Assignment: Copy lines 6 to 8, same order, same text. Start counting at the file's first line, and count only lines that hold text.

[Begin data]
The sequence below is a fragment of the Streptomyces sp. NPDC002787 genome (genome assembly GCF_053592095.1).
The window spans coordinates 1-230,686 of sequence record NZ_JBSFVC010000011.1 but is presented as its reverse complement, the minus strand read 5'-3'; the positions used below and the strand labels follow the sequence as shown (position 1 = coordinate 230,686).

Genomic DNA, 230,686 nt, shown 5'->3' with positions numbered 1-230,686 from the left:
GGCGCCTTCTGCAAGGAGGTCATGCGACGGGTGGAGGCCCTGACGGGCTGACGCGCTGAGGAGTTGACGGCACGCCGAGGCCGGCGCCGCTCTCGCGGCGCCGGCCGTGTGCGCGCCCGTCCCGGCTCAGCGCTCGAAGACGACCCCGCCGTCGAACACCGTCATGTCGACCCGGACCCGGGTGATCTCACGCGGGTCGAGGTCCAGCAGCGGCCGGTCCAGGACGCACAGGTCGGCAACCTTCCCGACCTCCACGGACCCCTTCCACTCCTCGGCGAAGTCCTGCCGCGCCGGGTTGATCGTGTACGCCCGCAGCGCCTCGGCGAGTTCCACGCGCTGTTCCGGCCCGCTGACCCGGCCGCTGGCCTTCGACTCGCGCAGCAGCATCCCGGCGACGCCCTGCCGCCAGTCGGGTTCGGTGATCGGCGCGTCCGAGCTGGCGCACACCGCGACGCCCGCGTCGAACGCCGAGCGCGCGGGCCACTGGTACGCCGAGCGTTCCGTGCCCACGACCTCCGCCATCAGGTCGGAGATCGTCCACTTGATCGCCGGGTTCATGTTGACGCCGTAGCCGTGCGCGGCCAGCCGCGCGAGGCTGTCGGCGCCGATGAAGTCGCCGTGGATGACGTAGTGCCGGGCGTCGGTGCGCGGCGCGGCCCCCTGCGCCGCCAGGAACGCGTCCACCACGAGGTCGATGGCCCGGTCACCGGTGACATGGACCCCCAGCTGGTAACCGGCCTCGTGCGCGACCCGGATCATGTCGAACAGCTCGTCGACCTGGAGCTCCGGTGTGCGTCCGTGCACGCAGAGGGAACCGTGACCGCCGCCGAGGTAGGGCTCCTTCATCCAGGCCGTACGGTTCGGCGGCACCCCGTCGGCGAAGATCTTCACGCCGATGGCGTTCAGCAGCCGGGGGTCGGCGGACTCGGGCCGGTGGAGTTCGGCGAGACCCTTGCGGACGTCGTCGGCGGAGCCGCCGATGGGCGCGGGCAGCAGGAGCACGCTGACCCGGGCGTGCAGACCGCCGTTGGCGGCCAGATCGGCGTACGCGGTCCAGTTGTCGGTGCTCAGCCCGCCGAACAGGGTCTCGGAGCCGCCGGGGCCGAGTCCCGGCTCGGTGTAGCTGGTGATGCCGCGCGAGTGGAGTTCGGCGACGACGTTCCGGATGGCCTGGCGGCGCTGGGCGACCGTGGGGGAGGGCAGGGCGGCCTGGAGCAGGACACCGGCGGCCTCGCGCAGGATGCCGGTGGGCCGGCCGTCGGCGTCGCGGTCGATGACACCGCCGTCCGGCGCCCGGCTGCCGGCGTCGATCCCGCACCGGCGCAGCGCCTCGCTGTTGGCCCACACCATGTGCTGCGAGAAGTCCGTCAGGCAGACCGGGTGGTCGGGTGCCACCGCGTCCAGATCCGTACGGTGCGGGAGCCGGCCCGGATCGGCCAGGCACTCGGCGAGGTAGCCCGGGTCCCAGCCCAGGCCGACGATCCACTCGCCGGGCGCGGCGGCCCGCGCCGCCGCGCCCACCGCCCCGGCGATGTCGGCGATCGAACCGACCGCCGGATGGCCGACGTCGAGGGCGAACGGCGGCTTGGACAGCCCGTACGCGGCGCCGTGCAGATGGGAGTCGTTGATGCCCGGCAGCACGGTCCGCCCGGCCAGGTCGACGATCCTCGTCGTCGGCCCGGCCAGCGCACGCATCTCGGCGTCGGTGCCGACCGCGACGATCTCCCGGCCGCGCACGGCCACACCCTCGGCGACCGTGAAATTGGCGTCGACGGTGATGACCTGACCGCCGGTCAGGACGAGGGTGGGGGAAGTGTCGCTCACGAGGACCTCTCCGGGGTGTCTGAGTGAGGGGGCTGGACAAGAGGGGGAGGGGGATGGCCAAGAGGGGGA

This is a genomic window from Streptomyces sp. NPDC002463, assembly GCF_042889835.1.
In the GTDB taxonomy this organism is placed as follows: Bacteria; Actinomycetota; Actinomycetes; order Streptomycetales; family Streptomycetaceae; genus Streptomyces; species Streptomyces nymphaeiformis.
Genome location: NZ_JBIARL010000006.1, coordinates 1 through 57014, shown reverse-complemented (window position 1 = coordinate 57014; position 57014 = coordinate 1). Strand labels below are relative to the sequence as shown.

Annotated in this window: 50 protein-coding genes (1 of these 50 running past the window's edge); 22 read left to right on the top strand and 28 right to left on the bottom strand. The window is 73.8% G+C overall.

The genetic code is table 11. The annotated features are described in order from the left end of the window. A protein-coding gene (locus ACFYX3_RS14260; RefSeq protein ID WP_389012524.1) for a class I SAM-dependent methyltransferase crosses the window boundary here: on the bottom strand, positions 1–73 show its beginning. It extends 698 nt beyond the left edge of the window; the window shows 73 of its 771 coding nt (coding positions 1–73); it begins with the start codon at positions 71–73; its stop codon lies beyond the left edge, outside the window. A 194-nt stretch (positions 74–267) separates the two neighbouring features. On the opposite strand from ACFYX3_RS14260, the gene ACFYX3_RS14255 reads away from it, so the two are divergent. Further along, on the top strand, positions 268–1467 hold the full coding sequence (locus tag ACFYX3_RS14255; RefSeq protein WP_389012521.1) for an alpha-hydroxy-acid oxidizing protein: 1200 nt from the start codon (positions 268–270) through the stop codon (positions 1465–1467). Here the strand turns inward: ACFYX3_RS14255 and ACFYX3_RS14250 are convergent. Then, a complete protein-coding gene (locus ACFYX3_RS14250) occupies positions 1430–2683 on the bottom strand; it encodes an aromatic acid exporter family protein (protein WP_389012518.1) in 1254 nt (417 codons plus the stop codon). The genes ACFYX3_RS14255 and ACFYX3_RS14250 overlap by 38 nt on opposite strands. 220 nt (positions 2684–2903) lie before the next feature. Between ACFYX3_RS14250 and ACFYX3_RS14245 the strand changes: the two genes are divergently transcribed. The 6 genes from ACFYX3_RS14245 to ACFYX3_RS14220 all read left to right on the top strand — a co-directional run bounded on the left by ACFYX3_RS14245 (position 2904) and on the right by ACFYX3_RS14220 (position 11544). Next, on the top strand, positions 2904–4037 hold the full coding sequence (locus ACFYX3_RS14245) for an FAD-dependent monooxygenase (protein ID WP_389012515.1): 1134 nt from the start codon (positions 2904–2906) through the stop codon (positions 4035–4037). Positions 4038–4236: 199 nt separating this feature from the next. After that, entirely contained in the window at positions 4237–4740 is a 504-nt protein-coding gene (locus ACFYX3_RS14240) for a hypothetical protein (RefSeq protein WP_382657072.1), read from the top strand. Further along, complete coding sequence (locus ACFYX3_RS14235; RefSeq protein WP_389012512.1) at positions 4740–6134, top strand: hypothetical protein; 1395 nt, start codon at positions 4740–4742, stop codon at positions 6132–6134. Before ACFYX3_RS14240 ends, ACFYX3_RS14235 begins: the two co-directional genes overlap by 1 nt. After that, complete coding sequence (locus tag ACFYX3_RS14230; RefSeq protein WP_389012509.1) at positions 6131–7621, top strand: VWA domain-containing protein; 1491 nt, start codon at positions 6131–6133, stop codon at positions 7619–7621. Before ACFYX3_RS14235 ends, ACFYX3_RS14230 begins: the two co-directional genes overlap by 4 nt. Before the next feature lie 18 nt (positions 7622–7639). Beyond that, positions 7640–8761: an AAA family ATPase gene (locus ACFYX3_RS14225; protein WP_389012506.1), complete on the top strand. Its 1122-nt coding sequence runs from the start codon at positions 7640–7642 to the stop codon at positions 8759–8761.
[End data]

In the GTDB taxonomy this organism is placed as follows: Bacteria; Actinomycetota; Actinomycetes; order Streptomycetales; family Streptomycetaceae; genus Streptomyces; species Streptomyces nymphaeiformis.
Genome location: NZ_JBIARL010000006.1, coordinates 1 through 57014, shown reverse-complemented (window position 1 = coordinate 57014; position 57014 = coordinate 1). Strand labels below are relative to the sequence as shown.

Annotated in this window: 50 protein-coding genes (1 of these 50 running past the window's edge); 22 read left to right on the top strand and 28 right to left on the bottom strand. The window is 73.8% G+C overall.